While the If Americans Knew investigation focused on practices concerning women, many interviewees reported frequent random strip-searching of males as well, including American citizens, children, and the elderly.
While the practice is widely applied, many people find it too humiliating to speak of. One 68-year-old Christian businessman, who had been stripped naked at Ben Gurion airport in 2006 before being allowed to board his flight to return home, had never revealed his experience to his family until he learned of the If Americans Knew investigation. He then explained to his daughter why he had previously told her that he might never return to his original home, now in the state of Israel.
Christians, a thriving community that made up approximately 15 percent of Palestine’s population before Zionist immigration and the creation of Israel (Muslims were 80 percent and Jews 5 percent), have now dwindled under Israeli occupation to approximately two percent of the total population.
Israeli spokespeople and sympathizers have bristled in recent months at the title of a book by former President Jimmy Carter, “Palestine Peace Not Apartheid.” In reply, Carter has emphasized that the Israeli “apartheid” he is describing is limited to the West Bank and Gaza. Many analysts have disagreed with Carter, providing evidence of pervasive discrimination within Israel itself. The If Americans Knew finding that Israel has been routinely strip-searching non-Jewish citizens of Israel would also indicate a wider policy of Israeli discrimination.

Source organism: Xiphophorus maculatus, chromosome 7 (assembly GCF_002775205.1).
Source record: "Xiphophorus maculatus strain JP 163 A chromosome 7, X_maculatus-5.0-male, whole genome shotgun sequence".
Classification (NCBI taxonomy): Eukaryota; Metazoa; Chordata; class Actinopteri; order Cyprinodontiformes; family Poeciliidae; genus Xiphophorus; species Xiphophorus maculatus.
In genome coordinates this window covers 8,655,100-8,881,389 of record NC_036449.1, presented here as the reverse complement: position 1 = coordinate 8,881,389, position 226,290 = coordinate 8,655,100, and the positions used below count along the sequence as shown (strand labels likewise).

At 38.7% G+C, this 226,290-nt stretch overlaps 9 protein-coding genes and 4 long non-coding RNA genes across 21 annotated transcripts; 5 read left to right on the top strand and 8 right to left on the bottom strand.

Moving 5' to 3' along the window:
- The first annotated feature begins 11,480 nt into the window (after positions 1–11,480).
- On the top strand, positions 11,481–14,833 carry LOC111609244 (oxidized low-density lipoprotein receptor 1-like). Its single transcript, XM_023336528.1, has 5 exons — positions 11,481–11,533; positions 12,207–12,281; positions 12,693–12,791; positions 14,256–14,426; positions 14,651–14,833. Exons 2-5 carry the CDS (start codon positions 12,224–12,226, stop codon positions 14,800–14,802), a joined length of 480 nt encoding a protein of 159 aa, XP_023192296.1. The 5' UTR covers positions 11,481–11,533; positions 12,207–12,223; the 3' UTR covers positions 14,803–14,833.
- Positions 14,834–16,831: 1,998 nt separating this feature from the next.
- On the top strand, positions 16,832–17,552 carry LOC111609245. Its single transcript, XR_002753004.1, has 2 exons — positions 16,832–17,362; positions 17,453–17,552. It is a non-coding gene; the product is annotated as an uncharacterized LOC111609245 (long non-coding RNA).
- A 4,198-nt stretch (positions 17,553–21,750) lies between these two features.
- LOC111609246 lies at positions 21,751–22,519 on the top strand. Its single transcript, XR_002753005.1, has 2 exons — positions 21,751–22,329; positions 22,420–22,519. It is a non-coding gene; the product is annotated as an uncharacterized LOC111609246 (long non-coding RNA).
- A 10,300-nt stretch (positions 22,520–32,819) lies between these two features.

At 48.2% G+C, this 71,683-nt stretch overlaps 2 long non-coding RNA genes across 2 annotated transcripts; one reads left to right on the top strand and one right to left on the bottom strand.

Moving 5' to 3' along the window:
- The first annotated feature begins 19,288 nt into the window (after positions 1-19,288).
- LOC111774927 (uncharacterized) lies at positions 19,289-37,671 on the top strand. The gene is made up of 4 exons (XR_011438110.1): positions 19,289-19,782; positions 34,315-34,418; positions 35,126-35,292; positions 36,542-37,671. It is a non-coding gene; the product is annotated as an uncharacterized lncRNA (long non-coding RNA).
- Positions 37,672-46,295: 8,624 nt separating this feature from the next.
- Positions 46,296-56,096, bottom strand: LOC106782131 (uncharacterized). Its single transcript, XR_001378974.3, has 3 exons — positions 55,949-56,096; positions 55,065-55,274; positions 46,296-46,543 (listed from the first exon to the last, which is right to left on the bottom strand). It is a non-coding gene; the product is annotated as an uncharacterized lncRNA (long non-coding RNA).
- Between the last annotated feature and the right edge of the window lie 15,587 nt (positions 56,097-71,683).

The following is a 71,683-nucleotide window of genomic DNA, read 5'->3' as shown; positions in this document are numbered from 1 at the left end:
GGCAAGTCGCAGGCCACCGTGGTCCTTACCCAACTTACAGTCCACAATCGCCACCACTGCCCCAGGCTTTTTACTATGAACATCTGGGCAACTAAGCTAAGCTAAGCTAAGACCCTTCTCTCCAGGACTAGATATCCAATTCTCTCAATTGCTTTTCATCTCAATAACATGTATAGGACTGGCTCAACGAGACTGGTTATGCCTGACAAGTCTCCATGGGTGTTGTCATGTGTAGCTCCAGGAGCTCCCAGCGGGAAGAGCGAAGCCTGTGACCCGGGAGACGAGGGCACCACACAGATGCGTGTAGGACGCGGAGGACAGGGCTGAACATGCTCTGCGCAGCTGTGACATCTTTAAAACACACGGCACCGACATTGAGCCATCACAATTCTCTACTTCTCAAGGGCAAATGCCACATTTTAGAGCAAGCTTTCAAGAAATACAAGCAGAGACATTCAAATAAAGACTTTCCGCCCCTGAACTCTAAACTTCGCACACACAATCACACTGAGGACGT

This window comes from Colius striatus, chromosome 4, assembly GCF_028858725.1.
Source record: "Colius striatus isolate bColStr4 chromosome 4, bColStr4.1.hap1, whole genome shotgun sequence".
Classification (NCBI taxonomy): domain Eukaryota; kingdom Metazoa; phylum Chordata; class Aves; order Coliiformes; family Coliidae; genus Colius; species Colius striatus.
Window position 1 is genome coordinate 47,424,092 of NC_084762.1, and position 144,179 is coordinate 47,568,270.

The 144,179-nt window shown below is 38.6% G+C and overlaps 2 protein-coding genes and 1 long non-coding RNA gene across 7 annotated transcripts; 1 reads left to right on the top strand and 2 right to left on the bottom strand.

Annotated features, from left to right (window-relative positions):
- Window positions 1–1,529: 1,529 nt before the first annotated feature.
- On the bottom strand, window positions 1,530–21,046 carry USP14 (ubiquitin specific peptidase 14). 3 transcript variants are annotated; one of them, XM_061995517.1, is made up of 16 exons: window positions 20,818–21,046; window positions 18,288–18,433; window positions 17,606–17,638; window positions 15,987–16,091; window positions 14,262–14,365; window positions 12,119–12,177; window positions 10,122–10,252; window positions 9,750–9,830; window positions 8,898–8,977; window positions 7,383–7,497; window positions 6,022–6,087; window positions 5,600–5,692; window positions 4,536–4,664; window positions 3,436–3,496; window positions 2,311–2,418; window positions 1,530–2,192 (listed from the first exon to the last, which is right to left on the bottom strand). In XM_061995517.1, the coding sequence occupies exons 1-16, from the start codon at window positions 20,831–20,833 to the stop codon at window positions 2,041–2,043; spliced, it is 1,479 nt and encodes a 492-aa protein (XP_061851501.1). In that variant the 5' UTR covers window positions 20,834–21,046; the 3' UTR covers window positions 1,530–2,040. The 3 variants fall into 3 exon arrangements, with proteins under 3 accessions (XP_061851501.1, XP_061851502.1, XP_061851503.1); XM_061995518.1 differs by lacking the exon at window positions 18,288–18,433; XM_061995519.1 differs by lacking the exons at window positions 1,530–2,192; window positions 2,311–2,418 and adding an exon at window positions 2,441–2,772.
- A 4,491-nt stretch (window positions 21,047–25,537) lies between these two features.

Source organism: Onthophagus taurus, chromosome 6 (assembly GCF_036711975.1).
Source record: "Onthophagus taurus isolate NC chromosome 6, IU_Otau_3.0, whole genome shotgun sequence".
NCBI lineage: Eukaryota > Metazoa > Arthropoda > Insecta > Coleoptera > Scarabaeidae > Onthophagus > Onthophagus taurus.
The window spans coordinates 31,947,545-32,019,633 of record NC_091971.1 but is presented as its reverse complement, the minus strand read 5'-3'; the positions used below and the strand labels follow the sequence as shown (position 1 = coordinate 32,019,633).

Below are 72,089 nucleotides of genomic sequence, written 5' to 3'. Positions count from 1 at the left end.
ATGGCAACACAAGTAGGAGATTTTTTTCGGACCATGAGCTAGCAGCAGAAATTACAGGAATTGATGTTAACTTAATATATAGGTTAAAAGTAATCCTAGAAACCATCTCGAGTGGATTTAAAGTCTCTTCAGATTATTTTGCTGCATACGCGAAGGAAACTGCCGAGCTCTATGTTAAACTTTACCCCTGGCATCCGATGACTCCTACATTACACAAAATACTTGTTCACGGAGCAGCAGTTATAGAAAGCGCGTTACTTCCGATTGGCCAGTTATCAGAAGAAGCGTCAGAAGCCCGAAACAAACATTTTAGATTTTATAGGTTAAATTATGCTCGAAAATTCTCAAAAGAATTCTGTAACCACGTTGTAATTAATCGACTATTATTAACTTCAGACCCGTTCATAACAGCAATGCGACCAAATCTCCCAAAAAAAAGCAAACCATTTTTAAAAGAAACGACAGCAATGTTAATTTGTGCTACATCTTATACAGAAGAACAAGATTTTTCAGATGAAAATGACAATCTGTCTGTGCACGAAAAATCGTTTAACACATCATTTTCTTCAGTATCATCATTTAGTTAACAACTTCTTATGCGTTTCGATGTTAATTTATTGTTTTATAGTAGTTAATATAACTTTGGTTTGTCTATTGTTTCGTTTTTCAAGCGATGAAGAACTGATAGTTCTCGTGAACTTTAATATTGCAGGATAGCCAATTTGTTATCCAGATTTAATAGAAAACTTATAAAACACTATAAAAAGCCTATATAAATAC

Since American taxpayers give Israel over $8 million per day, the Council for the National Interest, a Washington DC-based lobbying organization, is organizing a campaign to call on Congress to demand that Israel end these policies.
“We are extremely upset to learn that Israel is using American tax money in ways that degrade and humiliate women and children,” says CNI President Eugene Bird. “We call on all Americans to help us on this campaign.” The organization urges people to begin contacting their Congressional representatives immediately, and to disseminate the video report “The Easiest Targets” by If Americans Knew as widely as possible.